Lessons From My Tiny Teacher: It’s No Longer About Me
One thing most moms can agree on: your little one drives you up a wall! Another absolute we might all acknowledge is these little annoying, imaginative, curious creatures really can teach (or at the very least remind) us of a few fundamental truths. You know, like the familiar, but oft-forgotten “treat others the way you want to be treated” or the foundational “sharing is caring.”
We all have those hilarious, infuriating, enlightening (or all of the above) moments with our kiddos that remind us of these lessons we were taught way back in the stone age when we were little tikes. Here, I share with you teachable moments brought to you by Matthew, my feisty, gutsy, spunky tot who’s taught me a thing or two since he came kicking and screaming into my life! Enjoy, but more importantly, take note.
This week my two-year-old tiny teacher reminded me that it’s no longer about me.
Last week was particularly trying. Aside from the basic hustle and bustle that comes with being a working mom, I had to have surgery. It was rather routine, but, as expected caused major setbacks as I had to slow WAYYYY down in order to recover.
And as I did, family came to the rescue (thank God!) to help out with my little one. As we all sat holed up in my apartment, one-by-one we all became a little stir crazy. In order to give my boy some relief and allow him to release some of his two-year-old energy, once daily I strapped him up in his stroller and took him out for some fresh air.
My grandmother has been a God-send throughout my recovery. From cooking meals, to picking up after my little guy, she’s held it down while I’ve hobbled around trying to help out as I can. One day, however, she needed a little break so she stepped out for a grocery run. It was mid-day when she decided to leave. “Perfect,” I thought. Mid-day equals nap time for Matthew so maybe, just MAYBE, I’d have a few moments of quiet time to get some work done and unwind solo dolo.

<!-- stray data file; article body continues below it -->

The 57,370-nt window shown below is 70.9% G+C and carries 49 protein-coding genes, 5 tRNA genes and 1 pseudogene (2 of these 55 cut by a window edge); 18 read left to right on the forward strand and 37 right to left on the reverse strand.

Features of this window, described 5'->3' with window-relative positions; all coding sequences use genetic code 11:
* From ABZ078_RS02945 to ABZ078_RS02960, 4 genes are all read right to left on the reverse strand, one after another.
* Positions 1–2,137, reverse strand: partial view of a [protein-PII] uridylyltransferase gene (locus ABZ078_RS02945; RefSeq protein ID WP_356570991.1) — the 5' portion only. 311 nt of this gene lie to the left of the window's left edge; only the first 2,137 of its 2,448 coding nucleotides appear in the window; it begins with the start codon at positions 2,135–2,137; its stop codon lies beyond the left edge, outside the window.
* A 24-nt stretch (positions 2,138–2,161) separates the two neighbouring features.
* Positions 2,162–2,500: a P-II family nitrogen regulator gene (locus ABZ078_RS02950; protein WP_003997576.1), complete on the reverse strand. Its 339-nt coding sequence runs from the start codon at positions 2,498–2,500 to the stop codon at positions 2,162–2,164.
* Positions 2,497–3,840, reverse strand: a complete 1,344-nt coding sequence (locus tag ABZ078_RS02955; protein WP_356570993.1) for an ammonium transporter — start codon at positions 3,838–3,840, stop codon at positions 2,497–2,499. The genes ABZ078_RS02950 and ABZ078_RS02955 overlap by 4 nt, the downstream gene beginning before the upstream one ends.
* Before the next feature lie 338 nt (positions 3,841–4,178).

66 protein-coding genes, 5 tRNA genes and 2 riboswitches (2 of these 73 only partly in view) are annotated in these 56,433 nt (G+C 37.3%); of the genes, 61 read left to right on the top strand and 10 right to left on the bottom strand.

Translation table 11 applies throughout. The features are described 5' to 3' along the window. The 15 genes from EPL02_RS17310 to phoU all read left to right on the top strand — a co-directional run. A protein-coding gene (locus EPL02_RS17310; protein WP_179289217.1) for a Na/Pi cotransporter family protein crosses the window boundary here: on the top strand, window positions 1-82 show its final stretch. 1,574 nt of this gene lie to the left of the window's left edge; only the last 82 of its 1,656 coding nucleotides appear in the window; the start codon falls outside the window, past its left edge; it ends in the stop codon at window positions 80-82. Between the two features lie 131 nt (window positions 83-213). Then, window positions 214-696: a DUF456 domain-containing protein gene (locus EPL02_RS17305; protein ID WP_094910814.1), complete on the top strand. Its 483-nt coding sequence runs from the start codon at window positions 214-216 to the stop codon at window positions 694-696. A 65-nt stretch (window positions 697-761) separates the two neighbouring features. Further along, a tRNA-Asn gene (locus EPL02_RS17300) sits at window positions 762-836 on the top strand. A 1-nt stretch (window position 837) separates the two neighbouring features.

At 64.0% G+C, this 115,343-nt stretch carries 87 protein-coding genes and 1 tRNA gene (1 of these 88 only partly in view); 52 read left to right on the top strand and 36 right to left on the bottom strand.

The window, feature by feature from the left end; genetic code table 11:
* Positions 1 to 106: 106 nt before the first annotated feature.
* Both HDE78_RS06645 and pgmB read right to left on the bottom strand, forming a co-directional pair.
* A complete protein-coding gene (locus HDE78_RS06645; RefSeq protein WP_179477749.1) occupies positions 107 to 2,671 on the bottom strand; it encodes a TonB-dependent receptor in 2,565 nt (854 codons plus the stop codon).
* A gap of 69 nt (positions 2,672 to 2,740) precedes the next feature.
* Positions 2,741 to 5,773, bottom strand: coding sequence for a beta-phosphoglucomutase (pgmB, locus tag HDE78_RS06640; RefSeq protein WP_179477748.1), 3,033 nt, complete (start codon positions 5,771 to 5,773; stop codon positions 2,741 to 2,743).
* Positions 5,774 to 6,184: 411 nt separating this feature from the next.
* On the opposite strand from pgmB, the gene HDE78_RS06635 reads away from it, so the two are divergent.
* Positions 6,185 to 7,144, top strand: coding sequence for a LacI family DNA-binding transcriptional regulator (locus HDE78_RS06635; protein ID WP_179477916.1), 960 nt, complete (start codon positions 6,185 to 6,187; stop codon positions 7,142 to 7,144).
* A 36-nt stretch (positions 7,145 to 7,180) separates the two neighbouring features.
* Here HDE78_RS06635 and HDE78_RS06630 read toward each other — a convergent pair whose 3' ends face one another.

I drug Matthew to bed and sang him our signature sleepy time song. And then, I watched as he slowly dozed off. But just as his breaths started getting heavier (a sign he is, indeed, knocked out), Matthew popped up—and threw up. That’s right, right when my half-healthy, half-handicapped self thought I was going to have a moment or two to myself, a few minutes all my own, Matthew vomits. All. Over. My Sheets.
WHYYYYYY? I thought. I took a moment to take in what was really going on. What had he eaten? Was he allergic to something? Sure, the kid gets sick from time-to-time, but vomiting? So not my kid’s thing. What in the world was going on? What kind of bad karma had I brought upon myself?
So I hopped as fast as I could to get him clean clothes, so he could take off his filthy ones. I ripped off my sheets and pillow cases and as I did, I resolved myself to the reality of my life. No matter what—it’s no longer about me, it’s all about my boy.
Of course, nap time was out of the window. Instead, we settled for bath time and got the boy all fresh and clean. It seemed he had an added burst of energy post-upchuck so instead of quiet time, it was play time. And as we played, I reminded myself that while my village can help out as much as possible, when it comes down to it, in sickness and in health, Matthew can always depend on his mommy. After all, it’s no longer about me—he comes first.